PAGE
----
The level of concern among investors wondering how bad the recession may be is not surprising.
Bearish views on a number of sectors have broadly affected stock prices and sentiment around growth and dividend distributions, for example, but some sectors, such as financials, have certain assumptions baked into these stock prices which may not make sense based on recently released data around potential loan losses in the sector.
One such assumption for most financial stocks happens to be around low loan losses continuing indefinitely, something that certainly does not look like will be the case in the months to come. U.S. giants Wells Fargo Bank (NYSE: WFC) and JP Morgan (NYSE: JPM) recently announced an increase to expected loan losses of $8.3 billion U.S. and $4 billion U.S., respectively.
These loan losses are material encumbrances for these large banks and represent a serious deterioration of loan quality to a degree we have not seen in quite awhile.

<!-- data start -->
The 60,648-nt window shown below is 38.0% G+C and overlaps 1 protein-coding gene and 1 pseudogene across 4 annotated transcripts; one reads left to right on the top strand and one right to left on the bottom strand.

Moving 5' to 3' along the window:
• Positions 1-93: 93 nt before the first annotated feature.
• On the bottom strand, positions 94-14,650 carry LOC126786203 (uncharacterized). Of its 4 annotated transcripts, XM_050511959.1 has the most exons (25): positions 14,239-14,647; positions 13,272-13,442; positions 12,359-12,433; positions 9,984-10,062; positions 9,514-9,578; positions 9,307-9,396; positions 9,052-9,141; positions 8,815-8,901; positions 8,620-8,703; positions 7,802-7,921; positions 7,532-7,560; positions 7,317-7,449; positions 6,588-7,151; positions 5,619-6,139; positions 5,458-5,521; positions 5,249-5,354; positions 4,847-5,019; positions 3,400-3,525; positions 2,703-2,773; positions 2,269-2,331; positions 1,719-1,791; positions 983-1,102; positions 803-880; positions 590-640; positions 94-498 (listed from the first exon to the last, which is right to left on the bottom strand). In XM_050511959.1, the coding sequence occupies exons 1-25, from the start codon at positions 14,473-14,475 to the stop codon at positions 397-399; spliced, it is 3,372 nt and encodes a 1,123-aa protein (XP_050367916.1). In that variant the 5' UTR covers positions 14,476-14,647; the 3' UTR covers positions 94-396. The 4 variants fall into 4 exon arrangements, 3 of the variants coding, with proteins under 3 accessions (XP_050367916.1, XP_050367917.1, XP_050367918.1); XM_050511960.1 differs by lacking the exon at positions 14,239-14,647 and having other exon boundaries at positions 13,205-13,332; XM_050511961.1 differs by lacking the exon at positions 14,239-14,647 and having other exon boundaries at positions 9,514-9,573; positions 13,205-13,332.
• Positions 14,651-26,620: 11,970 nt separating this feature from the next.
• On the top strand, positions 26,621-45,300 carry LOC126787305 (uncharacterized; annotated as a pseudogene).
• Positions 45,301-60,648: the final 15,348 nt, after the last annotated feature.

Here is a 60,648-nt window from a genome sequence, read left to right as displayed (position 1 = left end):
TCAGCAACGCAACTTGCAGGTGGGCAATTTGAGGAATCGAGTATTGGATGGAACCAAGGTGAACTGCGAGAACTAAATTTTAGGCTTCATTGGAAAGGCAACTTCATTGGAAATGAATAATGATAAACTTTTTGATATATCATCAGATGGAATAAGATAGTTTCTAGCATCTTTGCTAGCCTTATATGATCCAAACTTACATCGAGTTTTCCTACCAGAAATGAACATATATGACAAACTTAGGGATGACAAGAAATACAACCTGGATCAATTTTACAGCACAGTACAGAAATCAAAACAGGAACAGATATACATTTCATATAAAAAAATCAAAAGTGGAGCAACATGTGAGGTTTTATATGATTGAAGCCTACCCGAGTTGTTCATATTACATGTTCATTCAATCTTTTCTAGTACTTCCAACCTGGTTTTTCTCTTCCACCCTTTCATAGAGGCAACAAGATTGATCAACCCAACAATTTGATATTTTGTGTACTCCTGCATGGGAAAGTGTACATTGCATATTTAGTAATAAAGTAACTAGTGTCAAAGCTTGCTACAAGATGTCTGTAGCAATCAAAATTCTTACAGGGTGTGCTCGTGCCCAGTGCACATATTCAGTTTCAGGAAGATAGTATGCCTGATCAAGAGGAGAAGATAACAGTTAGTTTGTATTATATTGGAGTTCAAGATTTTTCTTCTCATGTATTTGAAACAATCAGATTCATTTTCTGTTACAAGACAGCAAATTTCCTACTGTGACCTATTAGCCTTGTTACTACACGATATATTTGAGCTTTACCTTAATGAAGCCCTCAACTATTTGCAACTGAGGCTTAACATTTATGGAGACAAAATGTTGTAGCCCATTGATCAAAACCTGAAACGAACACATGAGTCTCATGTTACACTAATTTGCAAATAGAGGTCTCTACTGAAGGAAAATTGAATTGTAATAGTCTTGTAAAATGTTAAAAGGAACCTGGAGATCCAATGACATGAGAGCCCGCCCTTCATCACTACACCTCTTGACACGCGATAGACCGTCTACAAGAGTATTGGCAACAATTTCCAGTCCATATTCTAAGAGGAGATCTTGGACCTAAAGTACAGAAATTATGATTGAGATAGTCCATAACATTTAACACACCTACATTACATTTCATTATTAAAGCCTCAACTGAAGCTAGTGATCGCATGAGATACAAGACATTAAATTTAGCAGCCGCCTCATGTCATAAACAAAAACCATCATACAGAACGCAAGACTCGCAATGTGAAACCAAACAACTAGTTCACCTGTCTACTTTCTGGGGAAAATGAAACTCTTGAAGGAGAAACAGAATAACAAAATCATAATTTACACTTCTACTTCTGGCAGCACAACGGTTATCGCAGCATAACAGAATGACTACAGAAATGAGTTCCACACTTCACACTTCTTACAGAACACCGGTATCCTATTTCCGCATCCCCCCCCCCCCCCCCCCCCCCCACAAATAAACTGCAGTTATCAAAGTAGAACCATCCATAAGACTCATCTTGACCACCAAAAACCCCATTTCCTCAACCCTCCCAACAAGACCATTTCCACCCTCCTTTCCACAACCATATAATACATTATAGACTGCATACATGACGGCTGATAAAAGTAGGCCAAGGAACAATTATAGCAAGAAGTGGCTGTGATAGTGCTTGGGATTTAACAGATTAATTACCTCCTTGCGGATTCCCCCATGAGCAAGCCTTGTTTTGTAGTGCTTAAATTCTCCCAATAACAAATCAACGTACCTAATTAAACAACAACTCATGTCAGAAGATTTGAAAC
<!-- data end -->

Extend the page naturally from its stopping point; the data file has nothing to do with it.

As unemployment numbers continue to climb, the question of how high future provisions for loan losses will be among large U.S. and Canadian banks remains to be seen.
I think these recently reported numbers ought to be taken seriously by all investors considering adding to existing positions or initiating new positions in large American banks. Right now, most of these provisions remain just that – provisions. As we see actual loan losses come through, investors ought to pay close attention to these numbers as well.
Invest wisely, my friends.